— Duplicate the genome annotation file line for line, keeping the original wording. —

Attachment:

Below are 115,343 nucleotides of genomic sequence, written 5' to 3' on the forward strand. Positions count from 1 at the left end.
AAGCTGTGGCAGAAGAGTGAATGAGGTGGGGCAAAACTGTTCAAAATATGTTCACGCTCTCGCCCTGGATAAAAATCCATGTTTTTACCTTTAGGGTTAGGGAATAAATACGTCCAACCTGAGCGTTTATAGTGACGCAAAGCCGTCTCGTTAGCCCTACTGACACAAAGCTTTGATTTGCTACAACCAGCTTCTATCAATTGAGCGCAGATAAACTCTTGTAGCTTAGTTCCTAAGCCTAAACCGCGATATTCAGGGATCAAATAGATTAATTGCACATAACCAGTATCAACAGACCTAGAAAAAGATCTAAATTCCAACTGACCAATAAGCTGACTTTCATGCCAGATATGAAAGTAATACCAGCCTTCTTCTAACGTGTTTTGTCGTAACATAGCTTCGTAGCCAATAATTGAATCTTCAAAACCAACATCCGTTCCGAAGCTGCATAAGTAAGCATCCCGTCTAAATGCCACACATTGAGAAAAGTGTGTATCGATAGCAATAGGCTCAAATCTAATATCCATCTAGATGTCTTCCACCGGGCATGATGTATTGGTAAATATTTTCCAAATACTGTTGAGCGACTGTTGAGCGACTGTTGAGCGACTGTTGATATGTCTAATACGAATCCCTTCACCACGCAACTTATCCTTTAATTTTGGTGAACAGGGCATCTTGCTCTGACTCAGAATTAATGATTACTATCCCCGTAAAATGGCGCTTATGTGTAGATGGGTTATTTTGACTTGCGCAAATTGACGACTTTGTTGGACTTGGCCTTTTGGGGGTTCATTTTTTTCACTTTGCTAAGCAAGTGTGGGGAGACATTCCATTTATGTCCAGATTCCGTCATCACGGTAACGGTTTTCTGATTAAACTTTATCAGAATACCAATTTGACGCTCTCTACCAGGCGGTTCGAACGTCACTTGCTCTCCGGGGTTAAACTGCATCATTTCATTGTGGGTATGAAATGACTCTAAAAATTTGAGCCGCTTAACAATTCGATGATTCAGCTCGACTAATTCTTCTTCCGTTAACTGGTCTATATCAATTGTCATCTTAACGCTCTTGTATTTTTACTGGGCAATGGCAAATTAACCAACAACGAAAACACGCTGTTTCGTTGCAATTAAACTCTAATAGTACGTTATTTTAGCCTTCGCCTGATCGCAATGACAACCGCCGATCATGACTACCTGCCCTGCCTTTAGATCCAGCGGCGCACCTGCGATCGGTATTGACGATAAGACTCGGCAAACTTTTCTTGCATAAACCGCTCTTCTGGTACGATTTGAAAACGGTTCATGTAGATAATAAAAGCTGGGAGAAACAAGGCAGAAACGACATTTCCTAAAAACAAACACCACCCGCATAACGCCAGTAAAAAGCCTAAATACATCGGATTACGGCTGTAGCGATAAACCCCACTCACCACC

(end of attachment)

Below are 115,343 nucleotides of genomic sequence, written 5' to 3' on the forward strand. Positions count from 1 at the left end.
AAGCTGTGGCAGAAGAGTGAATGAGGTGGGGCAAAACTGTTCAAAATATGTTCACGCTCTCGCCCTGGATAAAAATCCATGTTTTTACCTTTAGGGTTAGGGAATAAATACGTCCAACCTGAGCGTTTATAGTGACGCAAAGCCGTCTCGTTAGCCCTACTGACACAAAGCTTTGATTTGCTACAACCAGCTTCTATCAATTGAGCGCAGATAAACTCTTGTAGCTTAGTTCCTAAGCCTAAACCGCGATATTCAGGGATCAAATAGATTAATTGCACATAACCAGTATCAACAGACCTAGAAAAAGATCTAAATTCCAACTGACCAATAAGCTGACTTTCATGCCAGATATGAAAGTAATACCAGCCTTCTTCTAACGTGTTTTGTCGTAACATAGCTTCGTAGCCAATAATTGAATCTTCAAAACCAACATCCGTTCCGAAGCTGCATAAGTAAGCATCCCGTCTAAATGCCACACATTGAGAAAAGTGTGTATCGATAGCAATAGGCTCAAATCTAATATCCATCTAGATGTCTTCCACCGGGCATGATGTATTGGTAAATATTTTCCAAATACTGTTGAGCGACTGTTGAGCGACTGTTGAGCGACTGTTGATATGTCTAATACGAATCCCTTCACCACGCAACTTATCCTTTAATTTTGGTGAACAGGGCATCTTGCTCTGACTCAGAATTAATGATTACTATCCCCGTAAAATGGCGCTTATGTGTAGATGGGTTATTTTGACTTGCGCAAATTGACGACTTTGTTGGACTTGGCCTTTTGGGGGTTCATTTTTTTCACTTTGCTAAGCAAGTGTGGGGAGACATTCCATTTATGTCCAGATTCCGTCATCACGGTAACGGTTTTCTGATTAAACTTTATCAGAATACCAATTTGACGCTCTCTACCAGGCGGTTCGAACGTCACTTGCTCTCCGGGGTTAAACTGCATCATTTCATTGTGGGTATGAAATGACTCTAAAAATTTGAGCCGCTTAACAATTCGATGATTCAGCTCGACTAATTCTTCTTCCGTTAACTGGTCTATATCAATTGTCATCTTAACGCTCTTGTATTTTTACTGGGCAATGGCAAATTAACCAACAACGAAAACACGCTGTTTCGTTGCAATTAAACTCTAATAGTACGTTATTTTAGCCTTCGCCTGATCGCAATGACAACCGCCGATCATGACTACCTGCCCTGCCTTTAGATCCAGCGGCGCACCTGCGATCGGTATTGACGATAAGACTCGGCAAACTTTTCTTGCATAAACCGCTCTTCTGGTACGATTTGAAAACGGTTCATGTAGATAATAAAAGCTGGGAGAAACAAGGCAGAAACGACATTTCCTAAAAACAAACACCACCCGCATAACGCCAGTAAAAAGCCTAAATACATCGGATTACGGCTGTAGCGATAAACCCCACTCACCACC